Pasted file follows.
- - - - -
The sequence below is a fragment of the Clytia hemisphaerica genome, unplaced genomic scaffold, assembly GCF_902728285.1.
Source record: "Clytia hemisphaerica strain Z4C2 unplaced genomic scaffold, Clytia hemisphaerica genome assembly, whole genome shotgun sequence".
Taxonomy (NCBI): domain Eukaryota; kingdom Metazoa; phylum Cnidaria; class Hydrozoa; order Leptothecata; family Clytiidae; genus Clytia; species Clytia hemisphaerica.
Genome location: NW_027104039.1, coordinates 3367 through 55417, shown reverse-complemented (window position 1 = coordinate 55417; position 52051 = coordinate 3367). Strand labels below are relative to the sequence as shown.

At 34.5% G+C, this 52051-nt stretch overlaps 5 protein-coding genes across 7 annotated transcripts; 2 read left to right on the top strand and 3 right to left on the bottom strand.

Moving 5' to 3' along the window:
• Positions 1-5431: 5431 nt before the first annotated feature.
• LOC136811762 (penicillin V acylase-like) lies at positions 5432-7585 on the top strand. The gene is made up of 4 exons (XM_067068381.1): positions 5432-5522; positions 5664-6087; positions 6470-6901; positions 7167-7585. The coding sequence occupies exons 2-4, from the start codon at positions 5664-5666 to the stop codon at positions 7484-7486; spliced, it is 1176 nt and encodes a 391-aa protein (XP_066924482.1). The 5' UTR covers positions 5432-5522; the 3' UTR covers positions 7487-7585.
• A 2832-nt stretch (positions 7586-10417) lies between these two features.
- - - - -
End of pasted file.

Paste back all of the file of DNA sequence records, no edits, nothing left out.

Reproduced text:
The sequence below is a fragment of the Clytia hemisphaerica genome, unplaced genomic scaffold, assembly GCF_902728285.1.
Source record: "Clytia hemisphaerica strain Z4C2 unplaced genomic scaffold, Clytia hemisphaerica genome assembly, whole genome shotgun sequence".
Taxonomy (NCBI): domain Eukaryota; kingdom Metazoa; phylum Cnidaria; class Hydrozoa; order Leptothecata; family Clytiidae; genus Clytia; species Clytia hemisphaerica.
Genome location: NW_027104039.1, coordinates 3367 through 55417, shown reverse-complemented (window position 1 = coordinate 55417; position 52051 = coordinate 3367). Strand labels below are relative to the sequence as shown.

At 34.5% G+C, this 52051-nt stretch overlaps 5 protein-coding genes across 7 annotated transcripts; 2 read left to right on the top strand and 3 right to left on the bottom strand.

Moving 5' to 3' along the window:
• Positions 1-5431: 5431 nt before the first annotated feature.
• LOC136811762 (penicillin V acylase-like) lies at positions 5432-7585 on the top strand. The gene is made up of 4 exons (XM_067068381.1): positions 5432-5522; positions 5664-6087; positions 6470-6901; positions 7167-7585. The coding sequence occupies exons 2-4, from the start codon at positions 5664-5666 to the stop codon at positions 7484-7486; spliced, it is 1176 nt and encodes a 391-aa protein (XP_066924482.1). The 5' UTR covers positions 5432-5522; the 3' UTR covers positions 7487-7585.
• A 2832-nt stretch (positions 7586-10417) lies between these two features.